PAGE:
[Attorney:] At any time were you involved in a relationship with --.
[S. D.] No. . . .
[Attorney:] You have no interest in females in a sexual --.
[S. D.] None whatsoever.
[Attorney:] -- relationship; is that right?
"Unless clearly erroneous, a trial court's findings as to factual determinations and credibility relating to the [evidence] will be upheld on appeal." 6
We find no clear error here.
Moreover, detailed evidence regarding S. M.'s lesbian relationships went before the jury, and two of S. M.'s alleged partners were permitted to testify that no such relationship existed, claiming that S. M. fabricated such. Mills put forward the defense that his expos, of S. M.'s lesbian activities triggered her allegedly false charges against him. The jury did not believe it. Mills fails to explain how the addition of the evidence about which he complains would have altered this outcome, especially since the trial court, sitting as finder of fact, found such evidence to be singularly unconvincing. It is clear that Mills must demonstrate harm as well as error in order to obtain a reversal. 7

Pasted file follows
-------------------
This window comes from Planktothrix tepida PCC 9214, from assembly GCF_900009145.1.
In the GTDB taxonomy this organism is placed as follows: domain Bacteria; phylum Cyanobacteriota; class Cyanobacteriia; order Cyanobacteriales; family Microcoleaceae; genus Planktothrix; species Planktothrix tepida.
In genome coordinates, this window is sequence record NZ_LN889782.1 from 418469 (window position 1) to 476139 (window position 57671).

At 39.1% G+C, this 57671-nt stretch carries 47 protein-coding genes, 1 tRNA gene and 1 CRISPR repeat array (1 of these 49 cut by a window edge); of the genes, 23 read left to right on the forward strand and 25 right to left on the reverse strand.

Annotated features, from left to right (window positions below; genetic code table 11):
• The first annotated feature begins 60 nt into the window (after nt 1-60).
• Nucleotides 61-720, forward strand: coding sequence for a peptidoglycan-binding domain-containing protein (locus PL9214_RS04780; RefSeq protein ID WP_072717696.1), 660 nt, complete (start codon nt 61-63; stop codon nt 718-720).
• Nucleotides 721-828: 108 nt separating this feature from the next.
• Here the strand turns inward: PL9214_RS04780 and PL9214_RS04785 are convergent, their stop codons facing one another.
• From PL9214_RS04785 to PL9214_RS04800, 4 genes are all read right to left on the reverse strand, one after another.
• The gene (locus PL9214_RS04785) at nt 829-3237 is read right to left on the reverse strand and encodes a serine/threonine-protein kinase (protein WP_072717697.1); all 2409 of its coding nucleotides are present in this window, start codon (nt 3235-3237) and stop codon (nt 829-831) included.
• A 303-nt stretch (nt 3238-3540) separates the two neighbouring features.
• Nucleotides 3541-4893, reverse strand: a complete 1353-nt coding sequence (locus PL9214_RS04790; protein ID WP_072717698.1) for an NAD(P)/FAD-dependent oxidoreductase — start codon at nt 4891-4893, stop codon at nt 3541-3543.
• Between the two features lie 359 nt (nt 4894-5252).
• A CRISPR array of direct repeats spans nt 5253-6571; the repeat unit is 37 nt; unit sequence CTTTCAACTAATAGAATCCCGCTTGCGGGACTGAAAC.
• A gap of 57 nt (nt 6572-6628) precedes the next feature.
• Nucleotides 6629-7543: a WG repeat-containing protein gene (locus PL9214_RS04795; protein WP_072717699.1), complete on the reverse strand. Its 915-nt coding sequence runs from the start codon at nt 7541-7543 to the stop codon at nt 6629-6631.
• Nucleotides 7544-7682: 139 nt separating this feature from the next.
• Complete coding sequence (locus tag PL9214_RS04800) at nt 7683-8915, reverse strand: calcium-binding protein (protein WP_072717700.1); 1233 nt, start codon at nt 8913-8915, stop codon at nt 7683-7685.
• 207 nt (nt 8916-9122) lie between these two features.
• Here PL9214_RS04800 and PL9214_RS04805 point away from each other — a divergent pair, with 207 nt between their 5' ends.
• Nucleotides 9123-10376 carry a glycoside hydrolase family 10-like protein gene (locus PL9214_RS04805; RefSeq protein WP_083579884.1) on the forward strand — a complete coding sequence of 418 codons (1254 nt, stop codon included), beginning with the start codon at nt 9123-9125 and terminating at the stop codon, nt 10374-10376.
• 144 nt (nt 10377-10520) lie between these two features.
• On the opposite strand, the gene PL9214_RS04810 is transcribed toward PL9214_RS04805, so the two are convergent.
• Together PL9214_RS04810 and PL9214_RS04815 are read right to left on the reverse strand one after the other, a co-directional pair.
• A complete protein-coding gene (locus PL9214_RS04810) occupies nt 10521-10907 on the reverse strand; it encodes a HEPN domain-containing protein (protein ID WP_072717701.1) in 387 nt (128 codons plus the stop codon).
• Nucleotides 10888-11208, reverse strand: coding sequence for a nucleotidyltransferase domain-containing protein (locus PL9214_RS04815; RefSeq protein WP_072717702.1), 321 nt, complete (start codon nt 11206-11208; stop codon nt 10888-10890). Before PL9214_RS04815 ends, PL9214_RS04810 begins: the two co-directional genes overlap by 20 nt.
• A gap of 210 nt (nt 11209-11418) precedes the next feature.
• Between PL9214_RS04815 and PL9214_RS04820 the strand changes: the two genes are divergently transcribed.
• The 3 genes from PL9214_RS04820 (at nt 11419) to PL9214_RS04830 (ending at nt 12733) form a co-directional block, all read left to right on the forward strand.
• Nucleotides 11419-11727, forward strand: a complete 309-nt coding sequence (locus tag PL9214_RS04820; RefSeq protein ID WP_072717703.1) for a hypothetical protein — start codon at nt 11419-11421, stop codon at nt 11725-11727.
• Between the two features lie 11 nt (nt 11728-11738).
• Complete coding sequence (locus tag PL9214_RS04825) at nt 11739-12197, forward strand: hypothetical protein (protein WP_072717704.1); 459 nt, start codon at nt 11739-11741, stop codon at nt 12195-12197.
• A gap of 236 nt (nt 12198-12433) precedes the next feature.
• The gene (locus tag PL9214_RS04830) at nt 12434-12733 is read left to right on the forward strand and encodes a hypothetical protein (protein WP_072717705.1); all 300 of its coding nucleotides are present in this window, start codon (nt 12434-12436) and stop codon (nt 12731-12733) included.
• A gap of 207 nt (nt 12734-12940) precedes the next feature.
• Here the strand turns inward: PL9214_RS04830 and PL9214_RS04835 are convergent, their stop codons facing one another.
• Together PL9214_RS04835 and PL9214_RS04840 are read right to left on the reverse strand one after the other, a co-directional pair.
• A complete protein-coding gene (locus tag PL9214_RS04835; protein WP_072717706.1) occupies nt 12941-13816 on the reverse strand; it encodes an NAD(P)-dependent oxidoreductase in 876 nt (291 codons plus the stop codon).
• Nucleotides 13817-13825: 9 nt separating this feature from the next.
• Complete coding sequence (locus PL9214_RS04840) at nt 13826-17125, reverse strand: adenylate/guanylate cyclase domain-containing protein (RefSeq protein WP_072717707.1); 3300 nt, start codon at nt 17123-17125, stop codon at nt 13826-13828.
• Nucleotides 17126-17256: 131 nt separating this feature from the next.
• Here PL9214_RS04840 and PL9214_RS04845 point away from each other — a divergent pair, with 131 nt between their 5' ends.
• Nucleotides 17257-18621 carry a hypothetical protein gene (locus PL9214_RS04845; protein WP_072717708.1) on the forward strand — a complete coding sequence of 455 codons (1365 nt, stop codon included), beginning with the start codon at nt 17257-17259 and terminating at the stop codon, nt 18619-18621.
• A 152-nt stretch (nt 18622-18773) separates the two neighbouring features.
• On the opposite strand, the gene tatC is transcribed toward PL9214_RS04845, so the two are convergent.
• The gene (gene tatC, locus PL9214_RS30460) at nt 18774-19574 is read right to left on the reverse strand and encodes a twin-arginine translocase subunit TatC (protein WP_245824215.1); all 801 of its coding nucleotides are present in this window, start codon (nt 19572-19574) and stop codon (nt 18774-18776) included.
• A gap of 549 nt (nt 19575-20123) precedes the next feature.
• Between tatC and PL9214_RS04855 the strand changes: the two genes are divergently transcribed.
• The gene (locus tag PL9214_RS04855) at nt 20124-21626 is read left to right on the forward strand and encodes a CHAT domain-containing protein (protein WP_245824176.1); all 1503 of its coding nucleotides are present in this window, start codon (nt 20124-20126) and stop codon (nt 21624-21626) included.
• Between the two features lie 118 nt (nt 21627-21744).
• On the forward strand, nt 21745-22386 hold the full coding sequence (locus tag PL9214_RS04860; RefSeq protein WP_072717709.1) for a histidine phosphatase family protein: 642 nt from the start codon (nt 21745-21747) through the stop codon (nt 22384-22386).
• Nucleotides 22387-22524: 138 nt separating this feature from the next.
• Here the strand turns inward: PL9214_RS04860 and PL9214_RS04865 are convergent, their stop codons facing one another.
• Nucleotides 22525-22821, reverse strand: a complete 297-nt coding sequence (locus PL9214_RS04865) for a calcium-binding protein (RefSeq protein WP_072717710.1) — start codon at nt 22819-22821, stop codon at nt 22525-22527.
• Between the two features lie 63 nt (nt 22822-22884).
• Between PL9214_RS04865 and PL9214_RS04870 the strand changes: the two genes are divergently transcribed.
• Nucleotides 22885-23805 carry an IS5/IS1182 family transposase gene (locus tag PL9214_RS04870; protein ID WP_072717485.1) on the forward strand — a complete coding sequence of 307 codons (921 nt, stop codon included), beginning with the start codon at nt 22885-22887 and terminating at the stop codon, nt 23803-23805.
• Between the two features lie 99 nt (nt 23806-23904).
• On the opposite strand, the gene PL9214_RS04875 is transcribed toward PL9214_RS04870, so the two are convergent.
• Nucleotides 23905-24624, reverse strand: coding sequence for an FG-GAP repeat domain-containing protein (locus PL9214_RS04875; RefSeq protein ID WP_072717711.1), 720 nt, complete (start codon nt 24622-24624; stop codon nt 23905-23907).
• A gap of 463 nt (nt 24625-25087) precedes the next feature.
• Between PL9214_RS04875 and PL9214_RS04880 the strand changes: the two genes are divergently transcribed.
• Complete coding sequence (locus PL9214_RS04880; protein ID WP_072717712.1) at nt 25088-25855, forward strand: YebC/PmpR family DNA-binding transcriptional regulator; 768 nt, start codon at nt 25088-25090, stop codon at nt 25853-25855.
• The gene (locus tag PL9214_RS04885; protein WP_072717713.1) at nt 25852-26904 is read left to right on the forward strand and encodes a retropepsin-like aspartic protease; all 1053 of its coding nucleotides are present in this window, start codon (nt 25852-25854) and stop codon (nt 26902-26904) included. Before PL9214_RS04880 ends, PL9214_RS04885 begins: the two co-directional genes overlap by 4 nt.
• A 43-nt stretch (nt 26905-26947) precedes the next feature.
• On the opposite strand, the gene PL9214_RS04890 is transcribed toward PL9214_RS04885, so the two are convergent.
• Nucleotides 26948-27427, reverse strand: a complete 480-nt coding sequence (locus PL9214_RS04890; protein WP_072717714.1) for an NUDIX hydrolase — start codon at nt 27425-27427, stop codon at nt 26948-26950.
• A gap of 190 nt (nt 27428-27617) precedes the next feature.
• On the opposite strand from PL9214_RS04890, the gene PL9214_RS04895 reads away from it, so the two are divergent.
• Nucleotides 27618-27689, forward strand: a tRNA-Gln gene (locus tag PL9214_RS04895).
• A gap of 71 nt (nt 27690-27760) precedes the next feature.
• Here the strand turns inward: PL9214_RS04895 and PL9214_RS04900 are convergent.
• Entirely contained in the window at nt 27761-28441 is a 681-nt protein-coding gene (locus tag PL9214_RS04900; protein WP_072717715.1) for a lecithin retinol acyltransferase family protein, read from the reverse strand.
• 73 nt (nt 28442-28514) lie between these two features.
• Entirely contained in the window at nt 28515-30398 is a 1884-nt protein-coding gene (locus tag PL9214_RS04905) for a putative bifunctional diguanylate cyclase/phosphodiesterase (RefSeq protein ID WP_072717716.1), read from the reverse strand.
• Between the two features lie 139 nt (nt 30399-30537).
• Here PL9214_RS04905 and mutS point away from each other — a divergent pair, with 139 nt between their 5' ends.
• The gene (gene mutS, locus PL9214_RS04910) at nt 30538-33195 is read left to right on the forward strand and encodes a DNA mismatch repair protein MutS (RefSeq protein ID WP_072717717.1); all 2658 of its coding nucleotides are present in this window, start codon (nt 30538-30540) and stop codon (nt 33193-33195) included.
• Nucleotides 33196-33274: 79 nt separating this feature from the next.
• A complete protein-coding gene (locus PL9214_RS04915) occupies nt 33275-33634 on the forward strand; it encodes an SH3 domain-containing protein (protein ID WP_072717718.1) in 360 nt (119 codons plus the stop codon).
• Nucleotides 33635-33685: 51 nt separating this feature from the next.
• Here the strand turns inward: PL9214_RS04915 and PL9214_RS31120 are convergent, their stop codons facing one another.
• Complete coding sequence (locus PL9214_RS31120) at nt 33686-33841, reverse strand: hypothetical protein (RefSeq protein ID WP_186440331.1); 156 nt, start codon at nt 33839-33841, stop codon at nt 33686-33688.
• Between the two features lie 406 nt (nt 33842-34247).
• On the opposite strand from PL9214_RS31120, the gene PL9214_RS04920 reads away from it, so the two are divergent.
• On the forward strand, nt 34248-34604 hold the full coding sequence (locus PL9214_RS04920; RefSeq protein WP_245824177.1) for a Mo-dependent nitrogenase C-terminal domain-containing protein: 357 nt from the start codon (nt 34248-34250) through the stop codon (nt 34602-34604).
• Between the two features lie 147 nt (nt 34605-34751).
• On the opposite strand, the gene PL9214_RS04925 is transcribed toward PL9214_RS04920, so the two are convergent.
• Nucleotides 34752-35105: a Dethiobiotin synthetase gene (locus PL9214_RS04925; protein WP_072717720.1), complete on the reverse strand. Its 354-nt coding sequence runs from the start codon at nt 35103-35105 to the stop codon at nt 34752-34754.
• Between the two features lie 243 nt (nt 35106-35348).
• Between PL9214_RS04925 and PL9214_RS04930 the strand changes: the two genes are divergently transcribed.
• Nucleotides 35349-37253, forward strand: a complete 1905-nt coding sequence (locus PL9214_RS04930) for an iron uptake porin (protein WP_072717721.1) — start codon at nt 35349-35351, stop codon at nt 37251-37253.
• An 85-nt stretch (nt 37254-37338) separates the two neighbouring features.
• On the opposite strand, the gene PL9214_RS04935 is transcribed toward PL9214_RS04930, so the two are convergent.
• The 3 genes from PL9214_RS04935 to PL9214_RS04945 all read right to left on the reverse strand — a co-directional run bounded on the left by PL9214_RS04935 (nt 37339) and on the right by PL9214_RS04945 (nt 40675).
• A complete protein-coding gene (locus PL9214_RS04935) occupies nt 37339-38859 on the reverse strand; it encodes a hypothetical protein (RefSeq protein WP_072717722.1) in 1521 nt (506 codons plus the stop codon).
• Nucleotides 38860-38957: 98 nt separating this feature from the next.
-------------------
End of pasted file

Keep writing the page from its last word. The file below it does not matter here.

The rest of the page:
3. Mills contends the trial court erred in failing to allow his expert in forensic psychology, Dr. James Stark, to testify. However, in again culling through the record, we discovered that Mills' defense counsel specifically stated: "if they [the State] don't call their expert, I have to agree if they don't call Tillitski, I can't have Dr. Stark testify." The State did not call its expert, Dr. Tillitski, and thus defense counsel's concession leaves nothing for this Court to review.